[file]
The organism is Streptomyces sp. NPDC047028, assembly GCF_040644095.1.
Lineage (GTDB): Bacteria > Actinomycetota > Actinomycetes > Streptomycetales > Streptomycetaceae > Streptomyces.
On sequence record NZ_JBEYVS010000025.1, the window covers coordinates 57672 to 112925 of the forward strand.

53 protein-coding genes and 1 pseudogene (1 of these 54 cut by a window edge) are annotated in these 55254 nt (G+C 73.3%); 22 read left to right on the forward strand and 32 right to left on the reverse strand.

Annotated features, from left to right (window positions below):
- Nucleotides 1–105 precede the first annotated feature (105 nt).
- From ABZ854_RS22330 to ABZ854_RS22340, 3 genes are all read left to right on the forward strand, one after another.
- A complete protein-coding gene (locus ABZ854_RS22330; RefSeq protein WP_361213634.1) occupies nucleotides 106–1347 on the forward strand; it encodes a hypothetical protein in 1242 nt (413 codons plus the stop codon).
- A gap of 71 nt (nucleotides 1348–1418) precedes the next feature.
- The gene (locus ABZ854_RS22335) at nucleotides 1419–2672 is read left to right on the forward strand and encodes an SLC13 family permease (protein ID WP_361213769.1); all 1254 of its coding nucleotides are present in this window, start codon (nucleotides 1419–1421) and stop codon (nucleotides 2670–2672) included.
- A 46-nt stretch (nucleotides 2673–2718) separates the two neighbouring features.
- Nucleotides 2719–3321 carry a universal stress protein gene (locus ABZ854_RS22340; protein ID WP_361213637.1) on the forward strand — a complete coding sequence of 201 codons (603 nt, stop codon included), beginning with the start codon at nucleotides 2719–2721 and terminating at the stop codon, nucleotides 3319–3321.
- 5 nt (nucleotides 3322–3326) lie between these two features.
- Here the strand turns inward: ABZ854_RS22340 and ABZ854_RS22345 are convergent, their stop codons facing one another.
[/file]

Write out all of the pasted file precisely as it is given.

The organism is Streptomyces sp. NPDC047028, assembly GCF_040644095.1.
Lineage (GTDB): Bacteria > Actinomycetota > Actinomycetes > Streptomycetales > Streptomycetaceae > Streptomyces.
On sequence record NZ_JBEYVS010000025.1, the window covers coordinates 57672 to 112925 of the forward strand.

53 protein-coding genes and 1 pseudogene (1 of these 54 cut by a window edge) are annotated in these 55254 nt (G+C 73.3%); 22 read left to right on the forward strand and 32 right to left on the reverse strand.

Annotated features, from left to right (window positions below):
- Nucleotides 1–105 precede the first annotated feature (105 nt).
- From ABZ854_RS22330 to ABZ854_RS22340, 3 genes are all read left to right on the forward strand, one after another.
- A complete protein-coding gene (locus ABZ854_RS22330; RefSeq protein WP_361213634.1) occupies nucleotides 106–1347 on the forward strand; it encodes a hypothetical protein in 1242 nt (413 codons plus the stop codon).
- A gap of 71 nt (nucleotides 1348–1418) precedes the next feature.
- The gene (locus ABZ854_RS22335) at nucleotides 1419–2672 is read left to right on the forward strand and encodes an SLC13 family permease (protein ID WP_361213769.1); all 1254 of its coding nucleotides are present in this window, start codon (nucleotides 1419–1421) and stop codon (nucleotides 2670–2672) included.
- A 46-nt stretch (nucleotides 2673–2718) separates the two neighbouring features.
- Nucleotides 2719–3321 carry a universal stress protein gene (locus ABZ854_RS22340; protein ID WP_361213637.1) on the forward strand — a complete coding sequence of 201 codons (603 nt, stop codon included), beginning with the start codon at nucleotides 2719–2721 and terminating at the stop codon, nucleotides 3319–3321.
- 5 nt (nucleotides 3322–3326) lie between these two features.
- Here the strand turns inward: ABZ854_RS22340 and ABZ854_RS22345 are convergent, their stop codons facing one another.